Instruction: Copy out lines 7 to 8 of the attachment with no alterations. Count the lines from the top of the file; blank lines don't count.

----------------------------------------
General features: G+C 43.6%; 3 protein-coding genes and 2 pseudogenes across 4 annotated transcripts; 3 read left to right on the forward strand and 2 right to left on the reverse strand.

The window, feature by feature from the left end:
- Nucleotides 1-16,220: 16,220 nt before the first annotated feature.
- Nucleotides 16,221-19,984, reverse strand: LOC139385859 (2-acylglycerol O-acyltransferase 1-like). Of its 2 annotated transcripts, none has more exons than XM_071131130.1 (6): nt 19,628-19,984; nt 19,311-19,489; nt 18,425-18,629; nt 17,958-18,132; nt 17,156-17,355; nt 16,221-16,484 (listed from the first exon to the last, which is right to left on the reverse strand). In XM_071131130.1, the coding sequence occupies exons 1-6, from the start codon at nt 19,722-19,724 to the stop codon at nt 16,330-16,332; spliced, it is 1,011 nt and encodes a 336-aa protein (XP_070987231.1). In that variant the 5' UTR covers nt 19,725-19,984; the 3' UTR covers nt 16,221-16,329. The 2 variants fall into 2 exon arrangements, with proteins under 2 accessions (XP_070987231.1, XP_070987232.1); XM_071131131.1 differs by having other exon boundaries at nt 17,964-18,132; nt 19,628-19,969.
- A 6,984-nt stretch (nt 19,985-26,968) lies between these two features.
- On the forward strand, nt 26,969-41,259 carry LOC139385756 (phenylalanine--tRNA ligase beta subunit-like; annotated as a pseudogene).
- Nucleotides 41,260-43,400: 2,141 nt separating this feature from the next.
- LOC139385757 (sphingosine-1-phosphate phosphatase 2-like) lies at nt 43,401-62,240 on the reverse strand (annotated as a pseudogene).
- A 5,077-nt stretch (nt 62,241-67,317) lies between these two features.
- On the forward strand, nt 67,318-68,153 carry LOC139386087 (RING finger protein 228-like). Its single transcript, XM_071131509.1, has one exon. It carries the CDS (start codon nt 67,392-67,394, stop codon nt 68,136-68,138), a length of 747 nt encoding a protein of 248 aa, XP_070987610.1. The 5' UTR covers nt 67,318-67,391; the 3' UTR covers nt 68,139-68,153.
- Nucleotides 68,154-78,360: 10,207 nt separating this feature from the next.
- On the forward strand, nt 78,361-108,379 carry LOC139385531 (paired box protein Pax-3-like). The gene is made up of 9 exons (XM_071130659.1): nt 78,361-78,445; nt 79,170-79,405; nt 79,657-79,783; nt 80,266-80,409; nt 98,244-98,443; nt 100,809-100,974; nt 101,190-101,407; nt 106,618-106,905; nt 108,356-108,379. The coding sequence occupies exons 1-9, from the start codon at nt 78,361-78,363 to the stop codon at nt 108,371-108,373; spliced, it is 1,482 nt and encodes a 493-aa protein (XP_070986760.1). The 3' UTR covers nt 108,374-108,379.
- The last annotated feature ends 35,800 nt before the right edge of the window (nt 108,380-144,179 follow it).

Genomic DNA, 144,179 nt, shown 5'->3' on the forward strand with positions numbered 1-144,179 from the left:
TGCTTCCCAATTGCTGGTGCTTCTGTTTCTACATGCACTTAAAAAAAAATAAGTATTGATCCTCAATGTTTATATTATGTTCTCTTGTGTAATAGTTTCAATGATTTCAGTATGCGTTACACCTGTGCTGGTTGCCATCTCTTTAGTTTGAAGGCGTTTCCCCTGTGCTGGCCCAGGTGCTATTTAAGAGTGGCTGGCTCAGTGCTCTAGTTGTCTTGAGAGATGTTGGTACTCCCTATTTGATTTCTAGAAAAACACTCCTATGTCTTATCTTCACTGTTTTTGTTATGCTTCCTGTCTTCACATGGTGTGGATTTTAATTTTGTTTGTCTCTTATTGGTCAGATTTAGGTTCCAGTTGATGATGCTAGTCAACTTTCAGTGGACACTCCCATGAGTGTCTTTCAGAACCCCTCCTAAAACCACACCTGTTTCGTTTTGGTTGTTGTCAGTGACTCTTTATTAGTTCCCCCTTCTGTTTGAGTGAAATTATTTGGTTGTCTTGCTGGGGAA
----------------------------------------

- Nucleotides 41,260-43,400: 2,141 nt separating this feature from the next.
- LOC139385757 (sphingosine-1-phosphate phosphatase 2-like) lies at nt 43,401-62,240 on the reverse strand (annotated as a pseudogene).